This post is a entry into the virtual changelog of my blog. Over the past couple of weeks I set out to do a little spring cleaning and improved some smaller things that kept bothering me since quite a while. Allow me to share the four most interesting improvements here.
#1 – Content structure
I never wanted to have categories to sort my content, because I think a hierarchical structure is too limited for my purposes. That’s why I decided to go with tags back in the day, as they are more versatile than a strict and “one-dimensional” category system. However, I used to assign tags more or less arbitrarily due to the lack of an organisational principal so far. They also didn’t provide any further functionality beyond somehow indicating the topic a post is about.
I got out of this misery in three easy steps:
- I started with a content inventory and clustered all the posts I had written so far to get a comprehensive overview. Eventually I identified two main groups: what kind of content a post belongs to and – if it has a technical subject – in which part of the tech stack it is residing. I re-tagged all my posts in that respect and think it makes for a meaningful order now.
- I redesigned the homepage so that it doesn’t plainly enumerate all the posts anymore as it used to do before. Instead, it only shows the most recent entries, plus it neatly outlines the content structure of the blog, which helps new visitors find their way around quicker.
- I created an archive page that lists out all the posts one by one. The page is filterable by tag as well, which effectively allows to browse in the content. Apart from that, whenever you click on a tag somewhere it takes you to the archive page and applies the respective filter.
#2 – Menu and icons
The biggest visual improvement are the new icons in the menu, which have been designed by my talented coworker Charisse1. It was especially tricky to pick an adequate icon for the archive page and I realised once more that it’s certainly not optimal to have a design that is mainly based on icons. The current situation is still somewhat okay-ish for me though, as I want to keep the slender menu bar for it’s space efficiency.
Furthermore, I enhanced the accessibility of the menu by simply increasing the icon size and margins, which makes a noticeable difference on touch displays. On small screens – when the menu flips to the top – the navigation is also not statically attached at the top anymore but it slides in and out as you scroll.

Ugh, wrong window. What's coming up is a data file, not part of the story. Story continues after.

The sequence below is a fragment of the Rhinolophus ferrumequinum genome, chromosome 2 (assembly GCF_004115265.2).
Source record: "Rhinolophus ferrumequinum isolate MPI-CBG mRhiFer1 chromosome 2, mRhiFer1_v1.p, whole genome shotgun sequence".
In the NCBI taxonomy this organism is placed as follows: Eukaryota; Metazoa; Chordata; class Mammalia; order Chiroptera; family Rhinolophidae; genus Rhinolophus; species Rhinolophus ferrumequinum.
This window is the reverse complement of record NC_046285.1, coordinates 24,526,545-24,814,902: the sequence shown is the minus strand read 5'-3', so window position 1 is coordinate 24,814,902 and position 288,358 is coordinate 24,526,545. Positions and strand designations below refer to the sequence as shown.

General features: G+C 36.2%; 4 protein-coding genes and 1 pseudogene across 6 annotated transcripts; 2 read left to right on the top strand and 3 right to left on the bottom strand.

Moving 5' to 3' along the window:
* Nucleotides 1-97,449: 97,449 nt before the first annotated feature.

#3 – Build system
Recently I had a short outage in production after a deployment: the reason for this was a breaking change in the blog engine I use2 that I didn’t notice since my local binary version differed from the one on the build server. Hence, I decided to reimplement my build setup with Docker in order to have platform independent and reproducible builds.
I setup a Makefile to hold my Docker commands and organise the build steps. Interestingly, it’s not the first time that I ended up introducing Makefiles in smaller web projects. Even though they aren’t precisely suitable for that purpose, their simplicity and ease-of-use convince me again and again. I probably will dedicate an entire blog post to that topic someday in the future.
#4 – Performance
All my content is statically served via a CDN, which is why the performance of my blog is fairly good already: the server latency is usually only a few milliseconds, so the almost sole decisive factor for performance is network speed. I could boost the loading time here a bit by optimising asset management:
- In the menu I use SVGs instead of PNGs now for icons and logo and embed them directly into the markup to save unnecessary HTTP requests. (They also look a bit more crisp now.)
- The thumbnails on the homepage are optimised, so that they only weigh 5–10 KB each.
The transfer size for a (non-cached) request to the homepage is about 350 KB. The biggest asset by far are the fonts that I use, which sum up to an impressive 250 KB alone. Since typography is my strongest visual stylistic device I don’t want to make optimisations here, though. (My options would be limited anyway, since the fonts are served by a 3rd party provider.) The fonts have a fairly generous cache header, so they are only reloaded once a week. After all, I consider them to be bearable luxury.
For your interest: the tools that I mainly use to assess performance are Webpagetest.org, Google PageSpeed Insights and of course the Google Chrome DevTools.
There are still things left on my todo list, like configuring and optimising my RSS Feed, and improving screen reader accessibility. If you have any further ideas, just let me know!